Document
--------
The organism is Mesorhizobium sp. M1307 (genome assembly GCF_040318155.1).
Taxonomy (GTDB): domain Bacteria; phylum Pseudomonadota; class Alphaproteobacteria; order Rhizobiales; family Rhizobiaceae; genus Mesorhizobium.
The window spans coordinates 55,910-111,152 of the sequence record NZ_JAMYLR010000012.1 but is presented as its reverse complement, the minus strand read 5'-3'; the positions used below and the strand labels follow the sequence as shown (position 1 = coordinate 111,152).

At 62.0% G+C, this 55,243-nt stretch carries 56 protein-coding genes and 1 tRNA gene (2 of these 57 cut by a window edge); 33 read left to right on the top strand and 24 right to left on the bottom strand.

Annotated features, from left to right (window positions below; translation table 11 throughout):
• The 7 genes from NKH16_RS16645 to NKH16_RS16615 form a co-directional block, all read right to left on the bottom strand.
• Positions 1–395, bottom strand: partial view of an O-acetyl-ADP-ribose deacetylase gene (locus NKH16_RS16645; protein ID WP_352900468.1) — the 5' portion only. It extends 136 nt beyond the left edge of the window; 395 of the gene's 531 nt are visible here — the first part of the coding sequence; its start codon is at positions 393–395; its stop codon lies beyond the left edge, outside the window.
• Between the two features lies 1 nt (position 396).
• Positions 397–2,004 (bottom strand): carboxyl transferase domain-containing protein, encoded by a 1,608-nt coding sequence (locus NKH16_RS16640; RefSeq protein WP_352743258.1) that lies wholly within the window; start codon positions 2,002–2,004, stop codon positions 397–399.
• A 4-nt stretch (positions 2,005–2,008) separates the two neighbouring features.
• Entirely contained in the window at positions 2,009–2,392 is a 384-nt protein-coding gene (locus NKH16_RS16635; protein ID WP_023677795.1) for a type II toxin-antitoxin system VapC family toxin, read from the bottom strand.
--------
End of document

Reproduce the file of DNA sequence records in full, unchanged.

The organism is Mesorhizobium sp. M1307 (genome assembly GCF_040318155.1).
Taxonomy (GTDB): domain Bacteria; phylum Pseudomonadota; class Alphaproteobacteria; order Rhizobiales; family Rhizobiaceae; genus Mesorhizobium.
The window spans coordinates 55,910-111,152 of the sequence record NZ_JAMYLR010000012.1 but is presented as its reverse complement, the minus strand read 5'-3'; the positions used below and the strand labels follow the sequence as shown (position 1 = coordinate 111,152).

At 62.0% G+C, this 55,243-nt stretch carries 56 protein-coding genes and 1 tRNA gene (2 of these 57 cut by a window edge); 33 read left to right on the top strand and 24 right to left on the bottom strand.

Annotated features, from left to right (window positions below; translation table 11 throughout):
• The 7 genes from NKH16_RS16645 to NKH16_RS16615 form a co-directional block, all read right to left on the bottom strand.
• Positions 1–395, bottom strand: partial view of an O-acetyl-ADP-ribose deacetylase gene (locus NKH16_RS16645; protein ID WP_352900468.1) — the 5' portion only. It extends 136 nt beyond the left edge of the window; 395 of the gene's 531 nt are visible here — the first part of the coding sequence; its start codon is at positions 393–395; its stop codon lies beyond the left edge, outside the window.
• Between the two features lies 1 nt (position 396).
• Positions 397–2,004 (bottom strand): carboxyl transferase domain-containing protein, encoded by a 1,608-nt coding sequence (locus NKH16_RS16640; RefSeq protein WP_352743258.1) that lies wholly within the window; start codon positions 2,002–2,004, stop codon positions 397–399.
• A 4-nt stretch (positions 2,005–2,008) separates the two neighbouring features.
• Entirely contained in the window at positions 2,009–2,392 is a 384-nt protein-coding gene (locus NKH16_RS16635; protein ID WP_023677795.1) for a type II toxin-antitoxin system VapC family toxin, read from the bottom strand.